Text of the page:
Article III

1.
The Republic of Panama agrees to build the roads specified in a, b, c, and d of paragraph 2 of this Article, completing all necessary grading for roadbeds twenty feet wide with a surfaced strip ten feet wide in the center. The Republic of Panama further agrees to construct new culverts along each of the roads mentioned of sufficient length to permit the subsequent widening of the roadbeds to twentysix [Page 839] feet. The United States agrees that if and when existing concrete structures between the Canal Zone line and the Quebrada Herradura near El Creo shall be incorporated in a new road it will widen such structures to the necessary extent at the time of placing the road surfacing specified in paragraph 2 of this Article. The Republic of Panama agrees that it will construct the necessary bridges on the roads to be built and that such bridges shall be made permanent structures with a single track and strong enough to carry a fifteen ton road roller. It is agreed by the High Contracting Parties that the foregoing conditions as to construction shall apply to the roads in Panaman territory as far as the culvert over the Quebrada Herradura, near El Creo, on the west, and Pacora on the east, but that if desired by the Republic of Panama the surfaced strip hereinafter referred to shall be omitted from the roads within those limits. The United States further agrees that when appropriations shall be made by the Congress of the United States for road construction in the Canal Zone it will pay to the Republic of Panama the sum of thirty-five thousand dollars ($35,000) for the prior construction by Panama of the bridge over the Caimito River.
2.
The United States engages to complete the grading and to place substantial surfacing eighteen feet wide on the above specified roadbeds to the extent below indicated:
a.
From the Zone line near Arraijan to the Caimito River, concrete pavement not less than six inches thick.
b.
From the Caimito River through Chorrera and Laguna to the culvert over the Quebrada Herradura, in the vicinity of El Creo, bituminous macadam six to ten inches thick.
c.
From the end of the present concrete road near Sabanas Police Station to a point about one mile beyond Tocumen River, concrete pavement not less than six inches thick.
d.
From the end of the concrete road under (c) to Pacora, bituminous macadam six to ten inches thick.
e.
On all the above described roads, the United States agrees to widen the roadbeds to twenty-six feet before placing the pavement or surfacing.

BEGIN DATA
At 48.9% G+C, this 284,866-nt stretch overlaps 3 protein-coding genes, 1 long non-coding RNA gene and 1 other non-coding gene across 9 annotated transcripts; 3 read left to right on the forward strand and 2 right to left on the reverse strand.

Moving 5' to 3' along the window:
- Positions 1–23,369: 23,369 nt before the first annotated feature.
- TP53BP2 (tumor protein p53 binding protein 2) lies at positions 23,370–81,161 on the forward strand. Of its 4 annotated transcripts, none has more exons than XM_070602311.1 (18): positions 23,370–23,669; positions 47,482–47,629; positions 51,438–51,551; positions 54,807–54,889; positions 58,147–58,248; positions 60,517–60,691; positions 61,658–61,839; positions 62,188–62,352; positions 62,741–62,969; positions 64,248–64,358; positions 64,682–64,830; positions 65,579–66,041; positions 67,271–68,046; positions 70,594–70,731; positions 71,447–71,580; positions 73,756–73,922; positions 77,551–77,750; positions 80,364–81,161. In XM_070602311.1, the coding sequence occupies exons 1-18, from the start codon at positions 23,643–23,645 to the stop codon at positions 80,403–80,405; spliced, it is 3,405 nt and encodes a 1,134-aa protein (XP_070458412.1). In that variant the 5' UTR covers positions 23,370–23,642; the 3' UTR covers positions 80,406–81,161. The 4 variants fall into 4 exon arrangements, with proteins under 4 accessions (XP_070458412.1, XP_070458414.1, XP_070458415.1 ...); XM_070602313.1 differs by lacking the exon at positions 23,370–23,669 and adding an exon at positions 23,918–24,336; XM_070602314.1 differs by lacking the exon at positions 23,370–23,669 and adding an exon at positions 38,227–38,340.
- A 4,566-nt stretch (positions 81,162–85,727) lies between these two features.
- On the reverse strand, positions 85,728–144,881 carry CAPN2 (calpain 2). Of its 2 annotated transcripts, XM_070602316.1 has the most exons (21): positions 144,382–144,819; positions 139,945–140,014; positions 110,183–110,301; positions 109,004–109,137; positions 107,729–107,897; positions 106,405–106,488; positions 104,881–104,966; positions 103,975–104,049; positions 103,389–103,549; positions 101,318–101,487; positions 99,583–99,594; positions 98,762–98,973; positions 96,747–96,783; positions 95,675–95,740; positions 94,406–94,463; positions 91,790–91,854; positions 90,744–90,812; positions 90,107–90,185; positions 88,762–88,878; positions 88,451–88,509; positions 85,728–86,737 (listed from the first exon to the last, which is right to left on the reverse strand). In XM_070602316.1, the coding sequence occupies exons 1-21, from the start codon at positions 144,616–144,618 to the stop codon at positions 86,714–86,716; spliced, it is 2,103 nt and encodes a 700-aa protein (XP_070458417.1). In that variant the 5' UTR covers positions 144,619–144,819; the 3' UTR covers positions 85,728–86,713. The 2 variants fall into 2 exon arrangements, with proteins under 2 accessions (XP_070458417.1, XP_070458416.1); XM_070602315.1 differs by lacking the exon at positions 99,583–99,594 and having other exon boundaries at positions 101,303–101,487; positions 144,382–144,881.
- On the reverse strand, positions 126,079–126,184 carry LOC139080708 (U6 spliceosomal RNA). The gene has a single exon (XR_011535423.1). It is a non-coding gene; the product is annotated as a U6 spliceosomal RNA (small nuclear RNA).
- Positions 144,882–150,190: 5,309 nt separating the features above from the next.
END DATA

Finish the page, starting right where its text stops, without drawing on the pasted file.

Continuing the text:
3.
The United States further agrees that when the Republic of Panama shall build a road in Panaman territory to the line of the Canal Zone at the proper point it will either build and operate a steel bridge across the Canal at Pedro Miguel Locks or establish and operate a ferry across the Canal on the Pacific side and it will construct a connecting road with concrete pavement eighteen feet wide and not less than six inches thick from the bridge or the ferry landing to the Zone line near Arraijan and will construct the necessary bridges along this road to be of a permanent character.
4.
Each High Contracting Party agrees to maintain the roads and bridges on the portion of the road system provided for in this Treaty which lies within its jurisdiction. The Government of Panama agrees that such sums as may be necessary for the proper maintenance of the road system within its territory, and not less than $55,000 per annum, shall be included in each biennial budget and set apart and expended exclusively for such maintenance. With a view further to assure the carrying out of this undertaking the Republic of Panama agrees that the expenditure of the funds above mentioned will be made only in accordance with the joint recommendation of the Chief Engineer in charge of the supervision and maintenance of road work in the Republic of Panama and an engineer to be designated by the United States.
5.
The United States shall continue to have at all times the free and gratuitous use of all roads in Panaman territory and the Republic of Panama shall have at all times free and gratuitous use of all roads within the limits of the Canal Zone including the bridge across the Canal at Pedro Miguel Locks, except as military necessity in time of war shall dictate restrictions by the United States upon this right.
6.
It is further agreed that the United States shall have in time of peace as well as in time of war the right to install, maintain and operate for official use telephone and telegraph lines along all roads to be constructed in Panaman territory in accordance with this Treaty.
7.
It is agreed by the two High Contracting Parties that the road system provided for in this Article shall be completed within a term of three years from the date of the exchange of the ratifications of this Treaty.

Article IV

In order to strengthen the friendly relations which have so fortunately existed between the United States and Panama the United States agrees in perpetuity as follows: